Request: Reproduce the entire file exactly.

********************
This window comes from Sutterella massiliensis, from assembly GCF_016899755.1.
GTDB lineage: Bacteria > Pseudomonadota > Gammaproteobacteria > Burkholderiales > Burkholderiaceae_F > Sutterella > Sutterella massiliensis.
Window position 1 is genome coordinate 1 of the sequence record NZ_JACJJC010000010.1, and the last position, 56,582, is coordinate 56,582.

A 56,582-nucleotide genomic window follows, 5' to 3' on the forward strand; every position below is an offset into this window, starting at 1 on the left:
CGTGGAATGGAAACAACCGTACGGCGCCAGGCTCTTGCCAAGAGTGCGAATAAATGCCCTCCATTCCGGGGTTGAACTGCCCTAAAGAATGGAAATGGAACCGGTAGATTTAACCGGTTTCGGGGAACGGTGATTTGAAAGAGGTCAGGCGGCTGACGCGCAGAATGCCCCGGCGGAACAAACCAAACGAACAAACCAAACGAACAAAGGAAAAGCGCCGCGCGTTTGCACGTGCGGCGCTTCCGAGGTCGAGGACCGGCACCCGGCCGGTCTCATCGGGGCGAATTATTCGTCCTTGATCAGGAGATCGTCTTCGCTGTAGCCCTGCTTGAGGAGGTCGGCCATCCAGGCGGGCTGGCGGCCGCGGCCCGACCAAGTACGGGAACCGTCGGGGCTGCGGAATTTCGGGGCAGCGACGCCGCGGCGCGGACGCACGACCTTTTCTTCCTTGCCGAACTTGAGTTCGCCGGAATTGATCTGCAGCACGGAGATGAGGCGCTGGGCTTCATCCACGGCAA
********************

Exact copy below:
This window comes from Sutterella massiliensis, from assembly GCF_016899755.1.
GTDB lineage: Bacteria > Pseudomonadota > Gammaproteobacteria > Burkholderiales > Burkholderiaceae_F > Sutterella > Sutterella massiliensis.
Window position 1 is genome coordinate 1 of the sequence record NZ_JACJJC010000010.1, and the last position, 56,582, is coordinate 56,582.

A 56,582-nucleotide genomic window follows, 5' to 3' on the forward strand; every position below is an offset into this window, starting at 1 on the left:
CGTGGAATGGAAACAACCGTACGGCGCCAGGCTCTTGCCAAGAGTGCGAATAAATGCCCTCCATTCCGGGGTTGAACTGCCCTAAAGAATGGAAATGGAACCGGTAGATTTAACCGGTTTCGGGGAACGGTGATTTGAAAGAGGTCAGGCGGCTGACGCGCAGAATGCCCCGGCGGAACAAACCAAACGAACAAACCAAACGAACAAAGGAAAAGCGCCGCGCGTTTGCACGTGCGGCGCTTCCGAGGTCGAGGACCGGCACCCGGCCGGTCTCATCGGGGCGAATTATTCGTCCTTGATCAGGAGATCGTCTTCGCTGTAGCCCTGCTTGAGGAGGTCGGCCATCCAGGCGGGCTGGCGGCCGCGGCCCGACCAAGTACGGGAACCGTCGGGGCTGCGGAATTTCGGGGCAGCGACGCCGCGGCGCGGACGCACGACCTTTTCTTCCTTGCCGAACTTGAGTTCGCCGGAATTGATCTGCAGCACGGAGATGAGGCGCTGGGCTTCATCCACGGCAA